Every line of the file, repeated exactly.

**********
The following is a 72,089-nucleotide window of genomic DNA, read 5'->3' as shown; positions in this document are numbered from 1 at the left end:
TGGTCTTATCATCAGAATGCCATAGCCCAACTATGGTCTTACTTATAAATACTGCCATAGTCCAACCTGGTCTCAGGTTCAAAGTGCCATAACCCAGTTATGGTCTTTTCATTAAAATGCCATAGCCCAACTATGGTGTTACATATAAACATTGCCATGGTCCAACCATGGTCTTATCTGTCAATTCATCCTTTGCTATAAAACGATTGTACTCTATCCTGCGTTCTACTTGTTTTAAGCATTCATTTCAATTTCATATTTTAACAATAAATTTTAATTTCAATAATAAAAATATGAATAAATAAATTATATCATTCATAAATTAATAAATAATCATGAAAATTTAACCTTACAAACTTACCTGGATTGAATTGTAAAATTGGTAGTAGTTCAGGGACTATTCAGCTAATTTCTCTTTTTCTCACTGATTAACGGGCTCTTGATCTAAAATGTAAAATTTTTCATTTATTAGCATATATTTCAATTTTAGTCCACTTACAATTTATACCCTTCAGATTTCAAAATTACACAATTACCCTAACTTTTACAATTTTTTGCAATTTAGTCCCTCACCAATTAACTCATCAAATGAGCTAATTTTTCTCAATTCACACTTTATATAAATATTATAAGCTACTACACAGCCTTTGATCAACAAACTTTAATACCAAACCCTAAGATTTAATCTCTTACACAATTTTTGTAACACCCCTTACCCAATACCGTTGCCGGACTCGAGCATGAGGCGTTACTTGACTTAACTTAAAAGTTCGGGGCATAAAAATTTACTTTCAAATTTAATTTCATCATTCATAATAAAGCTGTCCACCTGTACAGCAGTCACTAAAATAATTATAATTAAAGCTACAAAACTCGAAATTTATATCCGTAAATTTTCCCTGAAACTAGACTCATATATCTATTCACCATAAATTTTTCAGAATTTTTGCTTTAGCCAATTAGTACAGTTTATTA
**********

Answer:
The following is a 72,089-nucleotide window of genomic DNA, read 5'->3' as shown; positions in this document are numbered from 1 at the left end:
TGGTCTTATCATCAGAATGCCATAGCCCAACTATGGTCTTACTTATAAATACTGCCATAGTCCAACCTGGTCTCAGGTTCAAAGTGCCATAACCCAGTTATGGTCTTTTCATTAAAATGCCATAGCCCAACTATGGTGTTACATATAAACATTGCCATGGTCCAACCATGGTCTTATCTGTCAATTCATCCTTTGCTATAAAACGATTGTACTCTATCCTGCGTTCTACTTGTTTTAAGCATTCATTTCAATTTCATATTTTAACAATAAATTTTAATTTCAATAATAAAAATATGAATAAATAAATTATATCATTCATAAATTAATAAATAATCATGAAAATTTAACCTTACAAACTTACCTGGATTGAATTGTAAAATTGGTAGTAGTTCAGGGACTATTCAGCTAATTTCTCTTTTTCTCACTGATTAACGGGCTCTTGATCTAAAATGTAAAATTTTTCATTTATTAGCATATATTTCAATTTTAGTCCACTTACAATTTATACCCTTCAGATTTCAAAATTACACAATTACCCTAACTTTTACAATTTTTTGCAATTTAGTCCCTCACCAATTAACTCATCAAATGAGCTAATTTTTCTCAATTCACACTTTATATAAATATTATAAGCTACTACACAGCCTTTGATCAACAAACTTTAATACCAAACCCTAAGATTTAATCTCTTACACAATTTTTGTAACACCCCTTACCCAATACCGTTGCCGGACTCGAGCATGAGGCGTTACTTGACTTAACTTAAAAGTTCGGGGCATAAAAATTTACTTTCAAATTTAATTTCATCATTCATAATAAAGCTGTCCACCTGTACAGCAGTCACTAAAATAATTATAATTAAAGCTACAAAACTCGAAATTTATATCCGTAAATTTTCCCTGAAACTAGACTCATATATCTATTCACCATAAATTTTTCAGAATTTTTGCTTTAGCCAATTAGTACAGTTTATTA